Speaking in 1955, PM Jawaharlal Nehru categorically stated: “We should not become parochial, narrow-minded, provincial, communal and caste-minded, because we have a great mission to perform. Let us, as the citizens of the Republic of India, stand up straight, with straight backs and look up at the skies, keeping our feet firmly planted on the ground bring about this synthesis, this integration of the Indian people.

With a view to developed National Integration in India, the Union Government organized a National Integration Conference in September-October 1961. It was attended by the Prime Minister, Union Ministers, Chief Ministers of States, leaders of various political parties, educationist, scientists and journalists.

The conference resolved to unite the people against the forces of communalism, regionalism and linguism. For this purpose it was considered essential to prevent the political parties of India from encouraging or using these evils for their political gains.

Consequently, the conference favoured a code to conduct for political parties. The important principles recommended for this purpose were:

  • No Party should indulge in any activity which aggravates the differences or causes tension between various castes, communities or linguistic groups.
  • The political parties should not resort to agitational methods for the redress of the communal, linguistic and regional grievances of any section of society.
  • Each political party must refrain from disturbing or obstructing the meetings and processions of other political parties.
  • The government was not to impose restrictions on the civil liberties of the people on the plea of maintenance of law and order. It was to desist from using any such measure as could interfere with the normal activities of the political parties.
  • The political power was not to be used for serving party ends.

The conference accepted that secularism was the ideal condition and a historical necessity of India and hence should be strengthened and made a way of life. It further stressed the need to reform the educational system as a means for promoting National Integration Council for coordinating efforts towards national integration and for drawing a code of conduct for the general public, the student and the minorities and suggesting steps for the redressal of the same.

The leaders of the modern India have been taking some steps for promoting national integration, In November 1976, the working group of National Integration Council suggested the following seven-point programme for securing national integration:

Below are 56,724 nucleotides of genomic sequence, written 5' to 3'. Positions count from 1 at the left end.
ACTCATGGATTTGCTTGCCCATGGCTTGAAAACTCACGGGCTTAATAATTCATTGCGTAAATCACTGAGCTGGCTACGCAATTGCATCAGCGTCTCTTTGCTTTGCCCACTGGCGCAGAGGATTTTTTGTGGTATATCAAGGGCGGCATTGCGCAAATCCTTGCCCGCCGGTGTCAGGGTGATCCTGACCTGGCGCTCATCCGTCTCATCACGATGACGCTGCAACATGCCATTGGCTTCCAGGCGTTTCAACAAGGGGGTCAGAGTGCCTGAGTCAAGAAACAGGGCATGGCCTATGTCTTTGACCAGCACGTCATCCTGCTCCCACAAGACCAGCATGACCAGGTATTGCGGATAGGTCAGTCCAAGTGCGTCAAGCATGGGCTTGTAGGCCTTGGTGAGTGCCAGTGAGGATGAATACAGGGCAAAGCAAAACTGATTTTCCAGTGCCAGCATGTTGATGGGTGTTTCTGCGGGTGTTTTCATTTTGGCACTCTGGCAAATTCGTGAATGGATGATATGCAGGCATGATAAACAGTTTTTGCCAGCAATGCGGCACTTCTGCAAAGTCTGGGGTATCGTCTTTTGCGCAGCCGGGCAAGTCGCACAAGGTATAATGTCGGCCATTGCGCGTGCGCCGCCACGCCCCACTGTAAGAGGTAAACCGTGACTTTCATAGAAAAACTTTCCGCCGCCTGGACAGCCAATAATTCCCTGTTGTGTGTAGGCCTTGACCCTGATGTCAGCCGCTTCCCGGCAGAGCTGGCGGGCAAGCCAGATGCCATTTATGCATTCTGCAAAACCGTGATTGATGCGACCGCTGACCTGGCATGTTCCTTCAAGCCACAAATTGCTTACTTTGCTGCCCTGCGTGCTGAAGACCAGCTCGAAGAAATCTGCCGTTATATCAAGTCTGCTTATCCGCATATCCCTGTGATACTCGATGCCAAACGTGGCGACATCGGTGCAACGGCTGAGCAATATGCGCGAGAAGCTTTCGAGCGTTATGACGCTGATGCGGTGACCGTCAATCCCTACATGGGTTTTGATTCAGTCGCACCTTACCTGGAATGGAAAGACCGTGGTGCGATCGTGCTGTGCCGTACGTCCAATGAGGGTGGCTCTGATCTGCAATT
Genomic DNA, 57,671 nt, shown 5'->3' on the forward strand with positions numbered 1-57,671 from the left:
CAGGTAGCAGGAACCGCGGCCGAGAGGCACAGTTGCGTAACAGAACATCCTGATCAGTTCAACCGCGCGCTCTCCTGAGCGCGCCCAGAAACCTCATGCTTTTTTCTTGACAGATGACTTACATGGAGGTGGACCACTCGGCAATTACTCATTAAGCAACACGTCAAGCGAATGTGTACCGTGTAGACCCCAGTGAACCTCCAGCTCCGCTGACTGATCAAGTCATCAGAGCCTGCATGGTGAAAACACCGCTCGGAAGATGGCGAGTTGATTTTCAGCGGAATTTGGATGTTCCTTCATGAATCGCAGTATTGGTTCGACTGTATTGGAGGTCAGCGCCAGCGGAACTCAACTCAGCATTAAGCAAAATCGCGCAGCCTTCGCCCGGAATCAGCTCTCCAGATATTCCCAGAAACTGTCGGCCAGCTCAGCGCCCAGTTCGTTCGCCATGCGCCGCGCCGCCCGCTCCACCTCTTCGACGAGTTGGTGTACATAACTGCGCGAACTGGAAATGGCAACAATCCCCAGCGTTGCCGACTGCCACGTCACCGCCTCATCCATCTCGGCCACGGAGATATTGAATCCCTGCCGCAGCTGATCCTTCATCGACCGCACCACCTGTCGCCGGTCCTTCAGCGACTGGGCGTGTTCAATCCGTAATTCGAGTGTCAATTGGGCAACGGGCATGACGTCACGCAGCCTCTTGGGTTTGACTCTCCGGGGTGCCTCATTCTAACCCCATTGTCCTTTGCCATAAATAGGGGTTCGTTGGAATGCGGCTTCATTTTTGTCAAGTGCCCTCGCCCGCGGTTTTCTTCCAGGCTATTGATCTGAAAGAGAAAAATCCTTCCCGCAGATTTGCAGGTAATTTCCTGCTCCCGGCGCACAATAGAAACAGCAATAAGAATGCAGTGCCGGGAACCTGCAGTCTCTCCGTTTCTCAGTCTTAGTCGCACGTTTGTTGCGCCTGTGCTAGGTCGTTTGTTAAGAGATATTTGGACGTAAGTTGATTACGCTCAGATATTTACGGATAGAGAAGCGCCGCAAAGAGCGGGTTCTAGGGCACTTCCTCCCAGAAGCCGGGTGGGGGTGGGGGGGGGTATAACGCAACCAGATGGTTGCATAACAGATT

• Ending the hold of obscurantist and extremist elements.
  • Fostering the growth of positive elements of modernity.
  • Ending suspicions and prejudices about the minorities.
  • Countering the evil of clannishness.
  • Free mixing of children belonging to various professions and faiths.
  • Use of mass media for highlighting the role of various organizations towards the cause of integration.
  • Curbing extremist tendencies.

The group regarded regional economic imbalances as a negative factor and called upon the State Government and the Planning Commission to formulate plans for removing or bridging these. It also emphasized the need (i) to use the educational system for promoting national integration, (ii) to protect better the interests of the minorities for getting them involved fully in the process of national integration, (iii) to place systematic curbs on parochial tendencies, and (iv) to use mass media for highlighting the need for national unity.

In November 1980, the National Integration Council held its meeting to discuss there important items: the problems of national integration, the problems of North-eastern states, and the need for reforms in the educational system. The NIC held that communalism posed the biggest danger to national integration and noted that a handful of people/groups were behind the spread of this evil. It was also agreed that social and economic imbalances were adding fuel to the fire of communalism. Regional imbalances constituted the major cause of trouble in North-eastern states. Regarding educational system, the NIC noted that there was a need to make it a balanced system capable of fighting communalism at various stages.

Prime Minister Mrs. Gandhi, as the chairperson of NIC, announced the appointment of two communities- one was to study the causes of increase in the frequency of communal riots and the second was to suggest plans for reorienting the educational system with a view of make it an instrument for the promotion of secularism and national integration. The NIC on its part decided to set up a standing committee for keeping a continuous watch over the activities of the forces of communalism and vision. It was also to monitor the progress of the implementation of the decisions of the NIC.

National Integration: Hinderances and Remedies

The reasons behind the inability to achieve a high level of nation at integration even after 55 years of independence have been many. Several constraints have been present in the environment of Indian political System which has hindered the success of the process of National Integration.

Hinderances